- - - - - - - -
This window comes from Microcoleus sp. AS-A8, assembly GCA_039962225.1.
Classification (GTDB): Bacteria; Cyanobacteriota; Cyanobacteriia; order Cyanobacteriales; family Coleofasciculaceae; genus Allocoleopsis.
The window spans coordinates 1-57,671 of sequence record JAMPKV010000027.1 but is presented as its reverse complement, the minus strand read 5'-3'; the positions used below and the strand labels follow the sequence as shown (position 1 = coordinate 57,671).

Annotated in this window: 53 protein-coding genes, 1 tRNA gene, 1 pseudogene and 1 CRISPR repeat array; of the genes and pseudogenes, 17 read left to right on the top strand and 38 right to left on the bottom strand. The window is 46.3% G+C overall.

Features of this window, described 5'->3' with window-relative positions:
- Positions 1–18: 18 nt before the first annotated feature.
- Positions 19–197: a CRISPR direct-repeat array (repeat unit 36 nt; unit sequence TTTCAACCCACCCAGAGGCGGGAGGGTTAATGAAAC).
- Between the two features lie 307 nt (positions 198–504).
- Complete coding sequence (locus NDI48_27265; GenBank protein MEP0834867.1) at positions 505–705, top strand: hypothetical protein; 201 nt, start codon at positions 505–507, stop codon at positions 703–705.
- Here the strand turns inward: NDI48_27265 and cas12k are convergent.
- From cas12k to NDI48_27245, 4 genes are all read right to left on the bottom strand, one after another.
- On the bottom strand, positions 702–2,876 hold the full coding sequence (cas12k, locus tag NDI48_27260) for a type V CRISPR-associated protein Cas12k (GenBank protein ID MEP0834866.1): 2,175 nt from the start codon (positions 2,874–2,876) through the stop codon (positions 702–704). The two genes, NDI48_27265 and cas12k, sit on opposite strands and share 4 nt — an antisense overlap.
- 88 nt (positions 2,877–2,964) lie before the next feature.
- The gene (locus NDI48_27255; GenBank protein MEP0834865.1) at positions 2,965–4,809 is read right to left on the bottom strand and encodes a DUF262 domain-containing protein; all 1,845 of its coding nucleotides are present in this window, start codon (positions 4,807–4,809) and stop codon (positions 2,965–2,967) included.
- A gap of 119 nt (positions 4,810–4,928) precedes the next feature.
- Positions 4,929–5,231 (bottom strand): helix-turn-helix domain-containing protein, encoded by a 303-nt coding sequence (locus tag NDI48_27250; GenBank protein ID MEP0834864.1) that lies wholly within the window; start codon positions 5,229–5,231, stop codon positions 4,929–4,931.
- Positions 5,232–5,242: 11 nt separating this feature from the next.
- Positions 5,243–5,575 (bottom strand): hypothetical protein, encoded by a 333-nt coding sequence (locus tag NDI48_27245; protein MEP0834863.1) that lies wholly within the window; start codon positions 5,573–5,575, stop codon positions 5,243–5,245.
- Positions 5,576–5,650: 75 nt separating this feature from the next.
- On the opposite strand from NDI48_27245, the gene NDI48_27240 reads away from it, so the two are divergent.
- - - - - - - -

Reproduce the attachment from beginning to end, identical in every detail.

This window comes from Microcoleus sp. AS-A8, assembly GCA_039962225.1.
Classification (GTDB): Bacteria; Cyanobacteriota; Cyanobacteriia; order Cyanobacteriales; family Coleofasciculaceae; genus Allocoleopsis.
The window spans coordinates 1-57,671 of sequence record JAMPKV010000027.1 but is presented as its reverse complement, the minus strand read 5'-3'; the positions used below and the strand labels follow the sequence as shown (position 1 = coordinate 57,671).

Annotated in this window: 53 protein-coding genes, 1 tRNA gene, 1 pseudogene and 1 CRISPR repeat array; of the genes and pseudogenes, 17 read left to right on the top strand and 38 right to left on the bottom strand. The window is 46.3% G+C overall.

Features of this window, described 5'->3' with window-relative positions:
- Positions 1–18: 18 nt before the first annotated feature.
- Positions 19–197: a CRISPR direct-repeat array (repeat unit 36 nt; unit sequence TTTCAACCCACCCAGAGGCGGGAGGGTTAATGAAAC).
- Between the two features lie 307 nt (positions 198–504).
- Complete coding sequence (locus NDI48_27265; GenBank protein MEP0834867.1) at positions 505–705, top strand: hypothetical protein; 201 nt, start codon at positions 505–507, stop codon at positions 703–705.
- Here the strand turns inward: NDI48_27265 and cas12k are convergent.
- From cas12k to NDI48_27245, 4 genes are all read right to left on the bottom strand, one after another.
- On the bottom strand, positions 702–2,876 hold the full coding sequence (cas12k, locus tag NDI48_27260) for a type V CRISPR-associated protein Cas12k (GenBank protein ID MEP0834866.1): 2,175 nt from the start codon (positions 2,874–2,876) through the stop codon (positions 702–704). The two genes, NDI48_27265 and cas12k, sit on opposite strands and share 4 nt — an antisense overlap.
- 88 nt (positions 2,877–2,964) lie before the next feature.
- The gene (locus NDI48_27255; GenBank protein MEP0834865.1) at positions 2,965–4,809 is read right to left on the bottom strand and encodes a DUF262 domain-containing protein; all 1,845 of its coding nucleotides are present in this window, start codon (positions 4,807–4,809) and stop codon (positions 2,965–2,967) included.
- A gap of 119 nt (positions 4,810–4,928) precedes the next feature.
- Positions 4,929–5,231 (bottom strand): helix-turn-helix domain-containing protein, encoded by a 303-nt coding sequence (locus tag NDI48_27250; GenBank protein ID MEP0834864.1) that lies wholly within the window; start codon positions 5,229–5,231, stop codon positions 4,929–4,931.
- Positions 5,232–5,242: 11 nt separating this feature from the next.
- Positions 5,243–5,575 (bottom strand): hypothetical protein, encoded by a 333-nt coding sequence (locus tag NDI48_27245; protein MEP0834863.1) that lies wholly within the window; start codon positions 5,573–5,575, stop codon positions 5,243–5,245.
- Positions 5,576–5,650: 75 nt separating this feature from the next.
- On the opposite strand from NDI48_27245, the gene NDI48_27240 reads away from it, so the two are divergent.